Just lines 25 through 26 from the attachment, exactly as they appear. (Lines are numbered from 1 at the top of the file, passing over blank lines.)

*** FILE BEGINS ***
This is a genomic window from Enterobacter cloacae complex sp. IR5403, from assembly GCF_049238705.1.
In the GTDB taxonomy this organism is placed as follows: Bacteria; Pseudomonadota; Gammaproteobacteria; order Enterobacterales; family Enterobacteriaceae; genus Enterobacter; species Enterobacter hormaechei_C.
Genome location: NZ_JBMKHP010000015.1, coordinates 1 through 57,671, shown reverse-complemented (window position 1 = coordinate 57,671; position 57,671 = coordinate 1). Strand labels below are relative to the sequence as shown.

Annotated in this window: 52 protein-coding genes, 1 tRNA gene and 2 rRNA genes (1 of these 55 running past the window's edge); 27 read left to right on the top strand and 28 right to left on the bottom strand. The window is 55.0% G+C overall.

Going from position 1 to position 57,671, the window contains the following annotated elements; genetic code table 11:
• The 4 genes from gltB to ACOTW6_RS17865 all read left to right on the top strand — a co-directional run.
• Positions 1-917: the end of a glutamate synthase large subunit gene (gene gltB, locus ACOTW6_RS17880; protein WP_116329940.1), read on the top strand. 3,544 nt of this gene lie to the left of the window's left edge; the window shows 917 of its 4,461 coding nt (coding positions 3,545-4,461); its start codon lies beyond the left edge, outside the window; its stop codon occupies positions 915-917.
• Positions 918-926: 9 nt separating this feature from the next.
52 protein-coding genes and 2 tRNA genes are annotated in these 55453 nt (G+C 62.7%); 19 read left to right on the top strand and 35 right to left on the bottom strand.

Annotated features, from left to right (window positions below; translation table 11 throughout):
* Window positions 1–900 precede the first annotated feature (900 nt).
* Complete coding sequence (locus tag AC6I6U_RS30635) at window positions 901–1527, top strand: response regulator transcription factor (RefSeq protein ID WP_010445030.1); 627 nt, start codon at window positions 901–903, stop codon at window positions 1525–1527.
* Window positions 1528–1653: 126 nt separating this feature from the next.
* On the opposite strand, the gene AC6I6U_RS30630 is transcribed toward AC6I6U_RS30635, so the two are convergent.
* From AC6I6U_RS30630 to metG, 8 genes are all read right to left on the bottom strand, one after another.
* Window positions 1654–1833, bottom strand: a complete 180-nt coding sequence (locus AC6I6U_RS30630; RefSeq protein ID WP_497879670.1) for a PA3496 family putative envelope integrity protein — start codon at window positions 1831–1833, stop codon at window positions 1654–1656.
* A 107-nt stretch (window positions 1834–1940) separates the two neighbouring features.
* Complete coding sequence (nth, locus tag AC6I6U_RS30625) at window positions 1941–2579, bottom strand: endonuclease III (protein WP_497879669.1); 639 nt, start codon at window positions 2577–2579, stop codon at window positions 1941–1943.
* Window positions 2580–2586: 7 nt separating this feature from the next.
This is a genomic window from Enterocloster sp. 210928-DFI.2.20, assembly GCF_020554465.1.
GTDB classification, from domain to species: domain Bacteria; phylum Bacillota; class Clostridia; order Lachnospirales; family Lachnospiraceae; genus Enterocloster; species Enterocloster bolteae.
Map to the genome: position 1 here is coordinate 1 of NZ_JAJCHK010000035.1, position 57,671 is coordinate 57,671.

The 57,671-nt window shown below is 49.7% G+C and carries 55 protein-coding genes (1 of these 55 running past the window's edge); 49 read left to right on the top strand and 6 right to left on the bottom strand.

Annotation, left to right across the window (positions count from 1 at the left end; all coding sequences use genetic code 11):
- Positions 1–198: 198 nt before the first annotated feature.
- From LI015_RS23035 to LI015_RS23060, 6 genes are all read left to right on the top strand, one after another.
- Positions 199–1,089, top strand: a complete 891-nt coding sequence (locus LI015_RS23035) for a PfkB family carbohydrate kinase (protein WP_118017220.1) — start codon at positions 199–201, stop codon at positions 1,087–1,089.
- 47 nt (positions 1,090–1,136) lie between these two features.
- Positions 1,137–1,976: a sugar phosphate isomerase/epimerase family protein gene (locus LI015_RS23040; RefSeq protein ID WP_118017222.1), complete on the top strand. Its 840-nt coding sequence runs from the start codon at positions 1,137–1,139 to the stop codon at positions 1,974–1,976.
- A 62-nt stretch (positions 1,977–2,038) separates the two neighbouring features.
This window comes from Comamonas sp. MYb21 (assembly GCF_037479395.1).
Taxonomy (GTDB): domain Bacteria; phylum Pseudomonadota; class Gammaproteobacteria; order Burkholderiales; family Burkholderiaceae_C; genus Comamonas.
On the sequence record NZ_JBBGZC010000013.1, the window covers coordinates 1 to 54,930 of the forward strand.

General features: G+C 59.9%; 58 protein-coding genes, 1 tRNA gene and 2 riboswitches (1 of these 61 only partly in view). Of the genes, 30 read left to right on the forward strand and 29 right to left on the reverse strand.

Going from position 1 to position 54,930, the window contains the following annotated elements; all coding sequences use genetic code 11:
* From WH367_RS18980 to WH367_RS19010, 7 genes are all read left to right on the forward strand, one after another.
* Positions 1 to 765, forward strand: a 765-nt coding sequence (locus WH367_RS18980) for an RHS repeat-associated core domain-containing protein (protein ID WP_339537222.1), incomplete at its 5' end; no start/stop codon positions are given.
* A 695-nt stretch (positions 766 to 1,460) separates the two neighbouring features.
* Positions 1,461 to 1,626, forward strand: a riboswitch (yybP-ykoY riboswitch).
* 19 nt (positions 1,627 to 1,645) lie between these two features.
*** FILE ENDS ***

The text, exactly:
- Positions 1–198: 198 nt before the first annotated feature.
- From LI015_RS23035 to LI015_RS23060, 6 genes are all read left to right on the top strand, one after another.